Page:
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Say It Ain't So, Joe Millionaire

Of course, Joe Millionaire is loathsome. You don't need me to tell you that. Sure, it's less loathsome than The Surreal Life and that show where a guy races a giraffe, but its loathsomeness can still be seen from high Earth orbit by the naked eye. The trick is figuring out exactly what the worst part of the show is. It's like walking into an open sewer and trying to figure out where that smell is coming from.

I am bound by convention to describe the premise of Joe Millionaire. I realize that you already know all about it, but this isn't for you; it's for future generations so they can more fully understand why our civilization crumbled.

The Fox Network has found twenty women and told them to compete for the love of a millionaire. The catch is that he's not really a millionaire. Didn't this already happen? I'm pretty sure that the guy in Who Wants to Marry a Multi-Millionaire? turned out to be a con artist. But this time, we know ahead of time that the guy's not rich, so we can rub our hands and cackle gleefully at the prospect of the "winning" woman finding out.

There are some flaws with that scenario. For one thing, very few people cackle these days. And second, we're supposed to be asking whether the women are in this for money or for love. And that misses the point: they're in this for publicity. What do they care if they're mucking out stables for an actual millionaire or not? They get to be on television! People on Big Brother, Love Cruise, Temptation Island, and Cops all did more humiliating things without the prospect of millions of dollars.

I think I've figured out what really bothers me about it. The gimmick that the so-called millionaire really only makes $19,000 a year is phrased to suggest that therefore, he doesn't deserve love.

Am I wrong about this? Isn't there a sense of Fox giggling about how naughty they are to trick women into being nice to a construction worker? They can't possibly like him! He's (shudder) poor! I can just see the Fox executives with their cognac and powdered wigs chuckling at the very idea. Won't the ladies be shocked when they find out that their new beau is a mere peasant? I say! Now let's go to the cotillion, Muffy.

The introductory voiceover goes on about how he makes a "humble living" and then shows him eating his lunch with his hands. Why, this sort of boor would never be accepted by polite society! So there's a lot of remaking the guy so he looks more millionairey.

The story is that he's just inherited fifty million dollars, but they spend a lot of time "teaching him to be wealthy." Being wealthy, in this case, means waltzing and riding horses and generally acting like Prince Charming, but if he'd just inherited the money, why would he already know how to fence? Is the idea that when they deliver the inheritance check, you also get skilled with the epee?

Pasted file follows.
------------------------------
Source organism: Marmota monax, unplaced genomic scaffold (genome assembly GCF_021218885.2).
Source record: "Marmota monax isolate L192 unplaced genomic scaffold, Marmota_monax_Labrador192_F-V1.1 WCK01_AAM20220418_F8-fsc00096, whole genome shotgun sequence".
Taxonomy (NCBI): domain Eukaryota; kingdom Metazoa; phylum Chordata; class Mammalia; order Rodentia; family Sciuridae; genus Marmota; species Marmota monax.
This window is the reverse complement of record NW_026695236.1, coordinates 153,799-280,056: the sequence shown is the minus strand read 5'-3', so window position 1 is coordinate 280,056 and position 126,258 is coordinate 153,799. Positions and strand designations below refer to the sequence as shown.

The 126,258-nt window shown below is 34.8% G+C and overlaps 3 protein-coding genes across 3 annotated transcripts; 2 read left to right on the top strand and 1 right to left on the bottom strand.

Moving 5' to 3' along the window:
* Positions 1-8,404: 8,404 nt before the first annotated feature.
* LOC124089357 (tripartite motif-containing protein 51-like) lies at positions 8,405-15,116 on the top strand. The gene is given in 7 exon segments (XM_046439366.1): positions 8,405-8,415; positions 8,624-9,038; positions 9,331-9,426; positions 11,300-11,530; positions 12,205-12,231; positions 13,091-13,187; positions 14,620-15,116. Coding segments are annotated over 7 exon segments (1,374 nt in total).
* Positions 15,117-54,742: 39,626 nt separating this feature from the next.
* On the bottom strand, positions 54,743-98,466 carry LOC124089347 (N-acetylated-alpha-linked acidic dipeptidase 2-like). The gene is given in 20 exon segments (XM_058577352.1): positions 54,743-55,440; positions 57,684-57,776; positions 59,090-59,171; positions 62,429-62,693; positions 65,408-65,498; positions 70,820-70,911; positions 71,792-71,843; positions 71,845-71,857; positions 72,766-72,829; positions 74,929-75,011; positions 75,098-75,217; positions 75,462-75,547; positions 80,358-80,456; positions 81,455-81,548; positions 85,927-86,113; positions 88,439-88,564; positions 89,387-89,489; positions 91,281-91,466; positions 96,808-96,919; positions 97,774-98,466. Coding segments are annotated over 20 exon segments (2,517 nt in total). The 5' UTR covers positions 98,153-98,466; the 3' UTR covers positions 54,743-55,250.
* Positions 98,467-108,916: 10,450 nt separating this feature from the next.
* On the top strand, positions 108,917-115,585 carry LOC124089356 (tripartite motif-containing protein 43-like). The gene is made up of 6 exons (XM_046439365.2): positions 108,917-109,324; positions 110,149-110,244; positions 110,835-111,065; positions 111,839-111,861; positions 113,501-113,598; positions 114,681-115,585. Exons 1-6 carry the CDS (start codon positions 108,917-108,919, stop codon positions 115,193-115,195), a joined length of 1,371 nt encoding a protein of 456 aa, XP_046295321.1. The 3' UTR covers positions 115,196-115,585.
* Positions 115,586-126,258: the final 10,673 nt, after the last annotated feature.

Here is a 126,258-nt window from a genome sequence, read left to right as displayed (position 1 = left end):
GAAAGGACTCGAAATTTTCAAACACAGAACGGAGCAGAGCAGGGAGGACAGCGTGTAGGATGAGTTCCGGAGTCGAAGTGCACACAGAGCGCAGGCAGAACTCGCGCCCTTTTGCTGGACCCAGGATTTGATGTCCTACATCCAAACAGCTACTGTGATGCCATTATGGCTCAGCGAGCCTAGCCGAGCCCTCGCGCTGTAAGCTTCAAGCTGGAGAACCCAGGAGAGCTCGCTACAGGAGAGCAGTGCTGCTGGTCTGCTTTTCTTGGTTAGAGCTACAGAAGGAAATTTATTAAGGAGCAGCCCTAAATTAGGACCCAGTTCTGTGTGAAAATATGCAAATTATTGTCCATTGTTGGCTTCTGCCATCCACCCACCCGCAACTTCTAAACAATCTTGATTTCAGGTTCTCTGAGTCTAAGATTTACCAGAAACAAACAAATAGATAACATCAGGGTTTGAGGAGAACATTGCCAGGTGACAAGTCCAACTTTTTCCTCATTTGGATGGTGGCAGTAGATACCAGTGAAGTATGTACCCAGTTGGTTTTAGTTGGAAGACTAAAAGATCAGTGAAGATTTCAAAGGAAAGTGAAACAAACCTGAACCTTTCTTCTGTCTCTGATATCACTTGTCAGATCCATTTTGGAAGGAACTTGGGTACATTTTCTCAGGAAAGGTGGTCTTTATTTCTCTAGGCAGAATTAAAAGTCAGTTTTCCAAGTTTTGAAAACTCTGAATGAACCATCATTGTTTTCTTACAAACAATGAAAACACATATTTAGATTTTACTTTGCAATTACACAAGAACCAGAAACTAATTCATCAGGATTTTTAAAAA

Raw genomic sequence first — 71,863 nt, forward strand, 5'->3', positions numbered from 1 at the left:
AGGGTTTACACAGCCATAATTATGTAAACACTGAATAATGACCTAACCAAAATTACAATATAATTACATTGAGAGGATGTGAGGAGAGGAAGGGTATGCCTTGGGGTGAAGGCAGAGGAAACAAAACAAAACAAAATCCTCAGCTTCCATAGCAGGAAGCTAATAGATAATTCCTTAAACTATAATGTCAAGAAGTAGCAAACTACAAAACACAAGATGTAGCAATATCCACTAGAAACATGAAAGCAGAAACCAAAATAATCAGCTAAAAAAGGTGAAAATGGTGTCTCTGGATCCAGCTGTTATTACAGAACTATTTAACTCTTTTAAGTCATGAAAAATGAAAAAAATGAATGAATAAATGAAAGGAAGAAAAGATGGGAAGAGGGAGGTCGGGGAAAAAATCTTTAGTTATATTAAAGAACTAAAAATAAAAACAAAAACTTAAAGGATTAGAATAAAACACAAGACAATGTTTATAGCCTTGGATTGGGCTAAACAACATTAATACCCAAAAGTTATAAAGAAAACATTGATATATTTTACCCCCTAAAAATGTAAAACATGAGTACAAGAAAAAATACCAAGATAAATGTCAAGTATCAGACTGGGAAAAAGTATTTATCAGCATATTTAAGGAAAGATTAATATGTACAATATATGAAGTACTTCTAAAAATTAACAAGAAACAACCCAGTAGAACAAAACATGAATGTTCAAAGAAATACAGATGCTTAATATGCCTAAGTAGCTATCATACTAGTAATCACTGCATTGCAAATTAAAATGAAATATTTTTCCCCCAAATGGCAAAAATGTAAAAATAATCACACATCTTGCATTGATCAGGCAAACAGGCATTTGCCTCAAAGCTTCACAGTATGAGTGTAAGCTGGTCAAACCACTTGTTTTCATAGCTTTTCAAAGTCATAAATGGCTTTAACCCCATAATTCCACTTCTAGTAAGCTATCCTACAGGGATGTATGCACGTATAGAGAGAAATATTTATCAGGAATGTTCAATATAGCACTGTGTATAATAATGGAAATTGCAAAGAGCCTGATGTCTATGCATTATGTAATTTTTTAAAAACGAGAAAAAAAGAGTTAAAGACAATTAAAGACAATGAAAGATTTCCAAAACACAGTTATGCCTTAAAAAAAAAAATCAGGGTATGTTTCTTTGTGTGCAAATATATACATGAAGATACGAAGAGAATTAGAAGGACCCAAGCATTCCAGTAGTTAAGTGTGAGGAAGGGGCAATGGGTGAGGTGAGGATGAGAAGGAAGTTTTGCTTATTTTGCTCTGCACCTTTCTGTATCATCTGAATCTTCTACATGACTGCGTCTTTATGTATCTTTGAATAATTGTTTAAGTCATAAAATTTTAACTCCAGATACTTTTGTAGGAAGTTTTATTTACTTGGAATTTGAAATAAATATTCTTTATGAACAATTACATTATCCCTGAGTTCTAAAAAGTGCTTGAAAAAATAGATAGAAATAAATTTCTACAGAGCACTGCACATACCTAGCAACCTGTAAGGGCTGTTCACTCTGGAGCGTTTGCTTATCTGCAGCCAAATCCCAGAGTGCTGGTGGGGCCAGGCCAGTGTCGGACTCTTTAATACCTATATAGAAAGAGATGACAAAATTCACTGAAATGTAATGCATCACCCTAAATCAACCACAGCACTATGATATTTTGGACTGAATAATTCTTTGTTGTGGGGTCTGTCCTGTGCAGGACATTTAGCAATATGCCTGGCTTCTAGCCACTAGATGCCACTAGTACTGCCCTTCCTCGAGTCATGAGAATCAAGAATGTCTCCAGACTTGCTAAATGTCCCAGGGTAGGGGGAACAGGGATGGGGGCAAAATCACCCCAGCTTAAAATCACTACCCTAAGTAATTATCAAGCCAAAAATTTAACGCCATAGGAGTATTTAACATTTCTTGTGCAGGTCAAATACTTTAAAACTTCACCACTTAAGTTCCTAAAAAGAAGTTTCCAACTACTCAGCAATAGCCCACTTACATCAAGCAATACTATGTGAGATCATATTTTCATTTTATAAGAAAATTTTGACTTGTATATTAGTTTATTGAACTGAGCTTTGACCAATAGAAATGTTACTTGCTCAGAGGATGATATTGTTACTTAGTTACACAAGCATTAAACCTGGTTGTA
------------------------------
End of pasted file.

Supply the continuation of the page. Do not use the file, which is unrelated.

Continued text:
Look: I live in Seattle, the home of Microsoft and a bunch of rock stars. I know a few millionaires, and most of them can barely dress themselves. From my observations, vesting stock options doesn't automatically make you elegant.

Watching this show, there are a few different things to enjoy, depending on what you're into. If you like, you can enjoy the way the women get humiliated by the structure of the show. Welcome to the chateau! Now fight over dresses! Shovel manure! Pick grapes in mud! Shovel coal! Grovel! Grovel, I say! And all the time you're chuckling at their foolish idea that they'll find love. Of course they won't find love; it's a reality show.

You can also enjoy the very poor job Our Hero does at pretending to be a millionaire. It doesn't sound all that hard; all you should really have to do is occasionally say "Oh, by the way, I've got fifty million clams." But he's not good at coming up with things on the spur of the moment, so there are a lot of awkward pauses. The women seem to end up thinking that he's nice (because, presumably, of the aforementioned clams, and also because I hear he's an unemployed male model, not a construction worker) but eccentric. "Eccentric" being rich for "crazy."

But he's not super-crazy. I'd enjoy the show a lot more if he were full-on, over-the-top, Steve-Martin-in-The-Jerk crazy. There is one thing I can say for the show, though. It's practically the only hour of television during which you won't be subjected to those awful commercials for Joe Millionaire.


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